Jak and Robert Ollett of Eudaimon urban sustainable design practice talk to Rachel Johnstone about being at Hamilton House since its early ‘desolate, squat-like’ days, their part in the area’s re-development, and their vision for the future.
Plants reach from all directions towards the sunlight. The air is an oxygen-heavy fug. This oasis of jungly greenery is like a capsule of rainforest, except that amongst the leaves are hi-spec computers and visible beyond them is the concrete greyness of City Road. Welcome to the headquarters of Eudaimon, Jak and Robert Ollett’s base since they moved into Hamilton House in 2009.
When they first arrived the building was boarded-up, uninhabited for years and sheltering street-drinkers. Inside it was ‘desolate and cold’. Jak remembers how ‘nothing worked and the bathrooms were caked in pigeon shit’. Yet founders Jamie Pike and Ollie Wells were persuasive in their vision for the project, and the Olletts grasped the opportunity to set up in a vast empty space, and be part of the regeneration.
The Hamilton House community grew, with everyone pitching in to transform the building into a functioning workspace. Once the only tenants on their deserted floor, Jak now finds ‘unexpected meetings, happenings and opportunities around every corner'.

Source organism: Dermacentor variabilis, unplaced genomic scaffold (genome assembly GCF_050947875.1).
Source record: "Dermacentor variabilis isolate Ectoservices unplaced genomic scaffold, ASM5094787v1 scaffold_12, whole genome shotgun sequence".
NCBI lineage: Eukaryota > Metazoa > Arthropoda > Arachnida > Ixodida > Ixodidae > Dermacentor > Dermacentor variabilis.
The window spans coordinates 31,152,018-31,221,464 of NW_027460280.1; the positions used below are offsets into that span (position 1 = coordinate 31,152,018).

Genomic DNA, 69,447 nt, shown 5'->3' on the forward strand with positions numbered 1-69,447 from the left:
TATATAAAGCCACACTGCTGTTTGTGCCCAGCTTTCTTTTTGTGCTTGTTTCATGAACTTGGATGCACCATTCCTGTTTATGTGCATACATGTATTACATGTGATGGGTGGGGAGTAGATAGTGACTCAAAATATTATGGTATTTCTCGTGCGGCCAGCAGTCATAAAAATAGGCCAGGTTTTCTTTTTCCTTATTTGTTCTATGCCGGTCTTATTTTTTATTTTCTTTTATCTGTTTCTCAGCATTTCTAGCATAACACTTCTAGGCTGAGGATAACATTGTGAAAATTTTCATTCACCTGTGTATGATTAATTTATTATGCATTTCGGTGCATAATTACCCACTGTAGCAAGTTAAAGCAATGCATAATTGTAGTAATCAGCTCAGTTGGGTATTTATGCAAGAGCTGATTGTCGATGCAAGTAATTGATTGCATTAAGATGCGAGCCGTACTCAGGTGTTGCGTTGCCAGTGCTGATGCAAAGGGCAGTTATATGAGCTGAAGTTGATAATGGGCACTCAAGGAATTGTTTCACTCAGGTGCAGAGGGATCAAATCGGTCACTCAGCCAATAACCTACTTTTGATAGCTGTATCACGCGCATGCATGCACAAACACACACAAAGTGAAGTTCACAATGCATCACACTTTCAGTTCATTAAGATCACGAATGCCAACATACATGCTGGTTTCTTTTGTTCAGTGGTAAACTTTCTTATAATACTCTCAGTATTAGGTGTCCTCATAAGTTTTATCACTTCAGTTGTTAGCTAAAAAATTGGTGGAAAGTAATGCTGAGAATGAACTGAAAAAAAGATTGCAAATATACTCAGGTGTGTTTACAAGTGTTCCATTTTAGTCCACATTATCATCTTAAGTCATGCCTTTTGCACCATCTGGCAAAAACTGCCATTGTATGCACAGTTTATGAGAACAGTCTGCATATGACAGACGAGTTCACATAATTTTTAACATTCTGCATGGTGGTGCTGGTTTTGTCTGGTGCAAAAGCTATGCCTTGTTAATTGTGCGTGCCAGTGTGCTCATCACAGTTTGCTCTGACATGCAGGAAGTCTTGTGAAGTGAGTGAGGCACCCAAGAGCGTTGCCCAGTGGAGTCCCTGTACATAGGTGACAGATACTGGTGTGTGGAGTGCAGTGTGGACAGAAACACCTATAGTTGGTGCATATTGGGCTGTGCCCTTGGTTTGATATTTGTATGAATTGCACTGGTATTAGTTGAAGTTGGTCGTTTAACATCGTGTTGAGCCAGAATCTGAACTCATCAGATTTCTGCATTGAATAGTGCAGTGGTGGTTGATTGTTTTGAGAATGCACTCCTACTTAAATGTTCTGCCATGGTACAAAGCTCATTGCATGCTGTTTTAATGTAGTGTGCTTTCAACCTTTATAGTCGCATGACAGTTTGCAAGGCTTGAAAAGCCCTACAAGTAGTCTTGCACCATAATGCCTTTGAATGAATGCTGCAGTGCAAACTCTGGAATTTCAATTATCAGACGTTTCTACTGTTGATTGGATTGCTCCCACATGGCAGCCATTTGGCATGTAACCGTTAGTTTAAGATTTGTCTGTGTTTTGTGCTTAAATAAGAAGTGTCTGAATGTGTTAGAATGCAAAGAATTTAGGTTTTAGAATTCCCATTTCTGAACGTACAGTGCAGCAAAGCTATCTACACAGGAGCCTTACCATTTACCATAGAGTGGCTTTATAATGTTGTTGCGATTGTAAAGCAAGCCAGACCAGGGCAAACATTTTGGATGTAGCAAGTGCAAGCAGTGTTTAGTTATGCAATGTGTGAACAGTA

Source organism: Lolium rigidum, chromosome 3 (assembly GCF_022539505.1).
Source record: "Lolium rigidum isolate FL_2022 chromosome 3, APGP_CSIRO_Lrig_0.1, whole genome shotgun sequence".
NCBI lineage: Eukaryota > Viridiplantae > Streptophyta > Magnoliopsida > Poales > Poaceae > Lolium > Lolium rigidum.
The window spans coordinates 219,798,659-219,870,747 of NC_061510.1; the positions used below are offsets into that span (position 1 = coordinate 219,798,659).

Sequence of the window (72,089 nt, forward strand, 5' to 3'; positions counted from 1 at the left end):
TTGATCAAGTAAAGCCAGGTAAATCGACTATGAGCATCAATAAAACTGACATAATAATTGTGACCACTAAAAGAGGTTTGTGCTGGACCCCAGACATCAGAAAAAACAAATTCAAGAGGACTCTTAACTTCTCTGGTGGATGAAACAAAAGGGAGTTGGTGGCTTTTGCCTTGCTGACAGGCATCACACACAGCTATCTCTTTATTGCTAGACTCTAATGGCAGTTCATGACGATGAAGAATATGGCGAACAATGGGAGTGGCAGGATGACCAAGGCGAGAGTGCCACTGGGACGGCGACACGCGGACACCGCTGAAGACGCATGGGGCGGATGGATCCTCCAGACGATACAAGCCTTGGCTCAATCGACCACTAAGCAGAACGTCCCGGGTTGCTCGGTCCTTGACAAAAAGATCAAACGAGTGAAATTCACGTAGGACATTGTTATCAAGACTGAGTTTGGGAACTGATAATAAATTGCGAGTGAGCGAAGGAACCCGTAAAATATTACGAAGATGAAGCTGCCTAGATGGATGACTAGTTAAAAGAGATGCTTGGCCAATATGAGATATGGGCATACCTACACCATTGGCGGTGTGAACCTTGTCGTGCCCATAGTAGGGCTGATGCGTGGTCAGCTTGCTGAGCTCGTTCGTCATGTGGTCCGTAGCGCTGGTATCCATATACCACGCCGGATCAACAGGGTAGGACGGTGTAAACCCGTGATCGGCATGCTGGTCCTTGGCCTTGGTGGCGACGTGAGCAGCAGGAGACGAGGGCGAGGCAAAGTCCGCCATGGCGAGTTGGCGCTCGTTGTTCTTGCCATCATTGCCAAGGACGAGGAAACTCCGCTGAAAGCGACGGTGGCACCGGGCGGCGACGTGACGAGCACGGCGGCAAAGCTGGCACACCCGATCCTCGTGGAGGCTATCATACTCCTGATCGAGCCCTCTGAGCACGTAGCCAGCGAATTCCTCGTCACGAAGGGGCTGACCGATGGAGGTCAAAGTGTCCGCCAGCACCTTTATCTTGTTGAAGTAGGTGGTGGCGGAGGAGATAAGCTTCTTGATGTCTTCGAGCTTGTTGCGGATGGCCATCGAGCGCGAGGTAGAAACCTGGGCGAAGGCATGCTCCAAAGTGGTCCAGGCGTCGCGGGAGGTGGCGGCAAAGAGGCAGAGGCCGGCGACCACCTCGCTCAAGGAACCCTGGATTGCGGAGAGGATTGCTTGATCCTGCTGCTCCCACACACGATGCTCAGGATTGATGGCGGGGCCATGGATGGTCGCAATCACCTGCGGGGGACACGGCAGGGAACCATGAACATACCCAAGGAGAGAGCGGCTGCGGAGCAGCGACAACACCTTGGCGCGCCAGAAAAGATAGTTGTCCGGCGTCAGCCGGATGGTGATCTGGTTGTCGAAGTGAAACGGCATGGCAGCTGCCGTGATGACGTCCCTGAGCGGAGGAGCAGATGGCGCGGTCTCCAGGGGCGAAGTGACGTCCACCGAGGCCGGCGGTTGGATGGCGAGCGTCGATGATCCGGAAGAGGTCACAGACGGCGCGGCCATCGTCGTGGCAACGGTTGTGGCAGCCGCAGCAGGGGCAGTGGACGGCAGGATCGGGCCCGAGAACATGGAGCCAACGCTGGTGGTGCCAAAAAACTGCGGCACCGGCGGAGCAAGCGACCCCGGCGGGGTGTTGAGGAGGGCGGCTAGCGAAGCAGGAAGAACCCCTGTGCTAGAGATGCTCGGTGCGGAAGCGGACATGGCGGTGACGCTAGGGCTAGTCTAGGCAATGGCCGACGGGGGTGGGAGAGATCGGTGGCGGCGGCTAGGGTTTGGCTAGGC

From their office-come-horticultural laboratory the Ollets spread their unique vision of urban living. Whilst it’s tempting to dream of countryside idylls, they face the realities of city-life head on, and refuse to retreat. With a projected 80% of the world’s population living in cities by 2030 (up from 50% now) Robert describes their aim to make our streets ‘a more positive mental landscape and to affect institutions that already exist rather than saying “screw the institutions”’.
With their ‘Urban Watering Hole’ design Eudaimon won the vote to re-develop the triangle of waste-strewn land at the junction of Stokes Croft and City Road. Their vision for the new space has an evergreen vertical garden and art display area, as well as Bristol’s only public water fountain and manual bicycle pump. It’s an exciting, prestigious job, the first substantial pot of money the council is spending on the area. The Olletts foresee all varieties of local life being drawn to the spot – wildlife to inhabit and feed on the plants, people to use the resources and have ‘new levels of dialogue around interesting, inspiring things’. The corner project has been two years in development, and with final approvals will become a reality this summer.
Eudaimon’s ongoing vision is to create a Stokes Croft ‘corridor of biodiversity’, developing under-used areas to create a matrix of healthy green spaces. City life doesn’t have to be concrete-coloured: from their urban jungle Eudaimon show that the future of Stokes Croft can be an inviting shade of green.